The human being is characterized by "Give me liberty or give me death," and if he does not have values that are more important to him than the mere fact of living, then the human being would become a slave. If the mere fact of perpetuating life is the ultimate goal, we have the human being who has become dehumanized. I think the emphasis upon life as the ultimate good is to erase the distinguishing qualities of the human being that's human. It robs us of the tragic death in life; it robs us of the meaning of human experience; it goes beyond the fact of whether or not I shall live tomorrow. "Give me liberty or give me death" is not a derived concept. It is a decision. All the way through history, except since the beginning of our industrial age, men have known that unless they are willing to die for something, their lives would be empty. The Greeks said this in a hundred different ways. Primitive people said it in a hundred different ways. I think it has been said consistently up until the last few decades, that unless one has the courage to give up his life for some value, then life itself would have no meaning.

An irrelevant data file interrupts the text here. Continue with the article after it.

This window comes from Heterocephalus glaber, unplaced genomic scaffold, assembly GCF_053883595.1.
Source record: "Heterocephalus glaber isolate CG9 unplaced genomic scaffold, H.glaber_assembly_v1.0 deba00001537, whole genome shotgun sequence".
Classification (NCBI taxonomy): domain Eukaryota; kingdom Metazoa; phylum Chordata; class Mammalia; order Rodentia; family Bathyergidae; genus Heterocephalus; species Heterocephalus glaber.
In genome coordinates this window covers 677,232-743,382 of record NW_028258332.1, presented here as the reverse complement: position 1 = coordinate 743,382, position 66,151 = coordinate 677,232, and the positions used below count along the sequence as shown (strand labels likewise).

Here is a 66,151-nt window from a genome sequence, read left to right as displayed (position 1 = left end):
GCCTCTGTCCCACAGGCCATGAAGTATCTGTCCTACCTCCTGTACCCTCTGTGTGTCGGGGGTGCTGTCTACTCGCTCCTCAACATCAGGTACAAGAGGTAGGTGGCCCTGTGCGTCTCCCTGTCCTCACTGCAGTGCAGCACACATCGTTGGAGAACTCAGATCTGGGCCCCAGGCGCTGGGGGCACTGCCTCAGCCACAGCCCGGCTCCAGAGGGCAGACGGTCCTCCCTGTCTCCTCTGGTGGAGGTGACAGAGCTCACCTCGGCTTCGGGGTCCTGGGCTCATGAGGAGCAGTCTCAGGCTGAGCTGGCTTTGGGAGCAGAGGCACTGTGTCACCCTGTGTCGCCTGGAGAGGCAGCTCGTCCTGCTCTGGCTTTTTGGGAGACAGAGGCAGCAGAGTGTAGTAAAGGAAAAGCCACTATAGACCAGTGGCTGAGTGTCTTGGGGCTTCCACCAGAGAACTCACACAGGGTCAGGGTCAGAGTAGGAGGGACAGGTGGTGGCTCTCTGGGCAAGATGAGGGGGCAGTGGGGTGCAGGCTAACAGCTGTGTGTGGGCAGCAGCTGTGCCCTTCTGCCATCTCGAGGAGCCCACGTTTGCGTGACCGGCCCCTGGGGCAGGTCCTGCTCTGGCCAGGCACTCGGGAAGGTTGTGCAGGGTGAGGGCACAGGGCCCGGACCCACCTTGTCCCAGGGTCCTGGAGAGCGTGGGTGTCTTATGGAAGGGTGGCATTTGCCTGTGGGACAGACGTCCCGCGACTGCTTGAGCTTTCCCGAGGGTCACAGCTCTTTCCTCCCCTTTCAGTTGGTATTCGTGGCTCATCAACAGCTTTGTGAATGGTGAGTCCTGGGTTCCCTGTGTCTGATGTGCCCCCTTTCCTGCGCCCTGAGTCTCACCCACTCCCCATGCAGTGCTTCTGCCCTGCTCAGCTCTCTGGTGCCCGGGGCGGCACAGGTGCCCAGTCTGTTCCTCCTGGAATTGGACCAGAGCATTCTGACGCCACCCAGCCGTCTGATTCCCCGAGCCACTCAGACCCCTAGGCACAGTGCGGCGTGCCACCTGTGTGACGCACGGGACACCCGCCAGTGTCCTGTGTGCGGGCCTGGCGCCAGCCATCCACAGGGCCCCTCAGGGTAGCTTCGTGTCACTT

I myself have despised certain kinds of sentiment in my life because life finally taught me that sentimentality was not worth my life. When I learned that, the process for killing off the demonic unsentimentality involved killing that dimension of one's life which participates in genuine sentiment, derived from the ontological situation, from re­union, as Tillich would say. Or in this case, as Rollo May was talking about it, we have had to kill our ability to participate in grief. I think probably most of our generation in order to live in this peculiar twentieth century world that we have had on our hands, have had to shore up other dimensions of our life in order to become callous to that experience of sentimentality, or indeed we could not have existed `1uring this strange period. I think the grieving in Love Story, the empathetic grieving with what is going on on the screen, is the grieving over the fact that we did indeed have to 1 become callous or kill off a dimension of humanness. The movie is a sort of funeral for it. The audience is not grieving because the girl is dying. They are not grieving because the boy and girl are in love and the boy is having difficulty with his father-relationship. They are grieving over themselves. They are grieving over that which they have quite necessarily had to kill in themselves. And this is probably one of the greatest opportunities to go to the funeral of that dimension of yourself which you had to kill, that we have had as a whole nation, a whole culture, in a long long time. I think probably the last time that such an event took place was the death of John F. Kennedy, and we were finally able to say "yes" to the explicit death of John Kennedy, as we all watched the funeral on television.